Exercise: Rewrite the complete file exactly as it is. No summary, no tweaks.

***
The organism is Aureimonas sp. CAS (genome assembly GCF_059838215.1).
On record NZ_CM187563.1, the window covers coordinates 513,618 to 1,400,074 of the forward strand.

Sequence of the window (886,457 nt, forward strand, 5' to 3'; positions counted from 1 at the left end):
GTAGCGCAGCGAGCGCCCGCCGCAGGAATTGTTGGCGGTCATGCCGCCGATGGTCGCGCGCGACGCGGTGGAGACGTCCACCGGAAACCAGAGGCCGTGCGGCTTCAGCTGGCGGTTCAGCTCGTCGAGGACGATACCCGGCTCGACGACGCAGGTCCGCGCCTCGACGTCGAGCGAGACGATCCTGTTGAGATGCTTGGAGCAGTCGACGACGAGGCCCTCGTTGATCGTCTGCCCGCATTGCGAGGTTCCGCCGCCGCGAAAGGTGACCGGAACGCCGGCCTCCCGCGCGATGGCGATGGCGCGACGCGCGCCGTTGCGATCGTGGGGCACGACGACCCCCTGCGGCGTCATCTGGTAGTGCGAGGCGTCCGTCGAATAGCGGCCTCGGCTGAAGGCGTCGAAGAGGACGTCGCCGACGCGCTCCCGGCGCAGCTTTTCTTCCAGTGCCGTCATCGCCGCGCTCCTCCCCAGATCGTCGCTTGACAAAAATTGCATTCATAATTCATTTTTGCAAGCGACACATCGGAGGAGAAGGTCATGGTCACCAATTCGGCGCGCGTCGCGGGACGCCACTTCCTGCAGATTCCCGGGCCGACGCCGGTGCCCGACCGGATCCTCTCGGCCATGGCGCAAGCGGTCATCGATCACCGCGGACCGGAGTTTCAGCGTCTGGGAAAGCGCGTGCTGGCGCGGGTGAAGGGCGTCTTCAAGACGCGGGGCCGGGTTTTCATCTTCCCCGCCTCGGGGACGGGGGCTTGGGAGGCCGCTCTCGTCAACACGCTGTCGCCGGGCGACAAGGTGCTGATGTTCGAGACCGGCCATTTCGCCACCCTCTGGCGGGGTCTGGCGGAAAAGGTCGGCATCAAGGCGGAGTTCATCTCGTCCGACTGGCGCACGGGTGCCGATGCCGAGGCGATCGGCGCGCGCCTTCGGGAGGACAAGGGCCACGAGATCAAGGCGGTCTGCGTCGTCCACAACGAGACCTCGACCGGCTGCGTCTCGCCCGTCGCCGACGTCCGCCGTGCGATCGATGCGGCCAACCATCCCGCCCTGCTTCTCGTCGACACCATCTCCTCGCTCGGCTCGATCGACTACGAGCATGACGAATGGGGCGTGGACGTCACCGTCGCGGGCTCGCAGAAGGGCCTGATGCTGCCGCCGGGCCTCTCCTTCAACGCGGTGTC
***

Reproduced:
The organism is Aureimonas sp. CAS (genome assembly GCF_059838215.1).
On record NZ_CM187563.1, the window covers coordinates 513,618 to 1,400,074 of the forward strand.

Sequence of the window (886,457 nt, forward strand, 5' to 3'; positions counted from 1 at the left end):
GTAGCGCAGCGAGCGCCCGCCGCAGGAATTGTTGGCGGTCATGCCGCCGATGGTCGCGCGCGACGCGGTGGAGACGTCCACCGGAAACCAGAGGCCGTGCGGCTTCAGCTGGCGGTTCAGCTCGTCGAGGACGATACCCGGCTCGACGACGCAGGTCCGCGCCTCGACGTCGAGCGAGACGATCCTGTTGAGATGCTTGGAGCAGTCGACGACGAGGCCCTCGTTGATCGTCTGCCCGCATTGCGAGGTTCCGCCGCCGCGAAAGGTGACCGGAACGCCGGCCTCCCGCGCGATGGCGATGGCGCGACGCGCGCCGTTGCGATCGTGGGGCACGACGACCCCCTGCGGCGTCATCTGGTAGTGCGAGGCGTCCGTCGAATAGCGGCCTCGGCTGAAGGCGTCGAAGAGGACGTCGCCGACGCGCTCCCGGCGCAGCTTTTCTTCCAGTGCCGTCATCGCCGCGCTCCTCCCCAGATCGTCGCTTGACAAAAATTGCATTCATAATTCATTTTTGCAAGCGACACATCGGAGGAGAAGGTCATGGTCACCAATTCGGCGCGCGTCGCGGGACGCCACTTCCTGCAGATTCCCGGGCCGACGCCGGTGCCCGACCGGATCCTCTCGGCCATGGCGCAAGCGGTCATCGATCACCGCGGACCGGAGTTTCAGCGTCTGGGAAAGCGCGTGCTGGCGCGGGTGAAGGGCGTCTTCAAGACGCGGGGCCGGGTTTTCATCTTCCCCGCCTCGGGGACGGGGGCTTGGGAGGCCGCTCTCGTCAACACGCTGTCGCCGGGCGACAAGGTGCTGATGTTCGAGACCGGCCATTTCGCCACCCTCTGGCGGGGTCTGGCGGAAAAGGTCGGCATCAAGGCGGAGTTCATCTCGTCCGACTGGCGCACGGGTGCCGATGCCGAGGCGATCGGCGCGCGCCTTCGGGAGGACAAGGGCCACGAGATCAAGGCGGTCTGCGTCGTCCACAACGAGACCTCGACCGGCTGCGTCTCGCCCGTCGCCGACGTCCGCCGTGCGATCGATGCGGCCAACCATCCCGCCCTGCTTCTCGTCGACACCATCTCCTCGCTCGGCTCGATCGACTACGAGCATGACGAATGGGGCGTGGACGTCACCGTCGCGGGCTCGCAGAAGGGCCTGATGCTGCCGCCGGGCCTCTCCTTCAACGCGGTGTC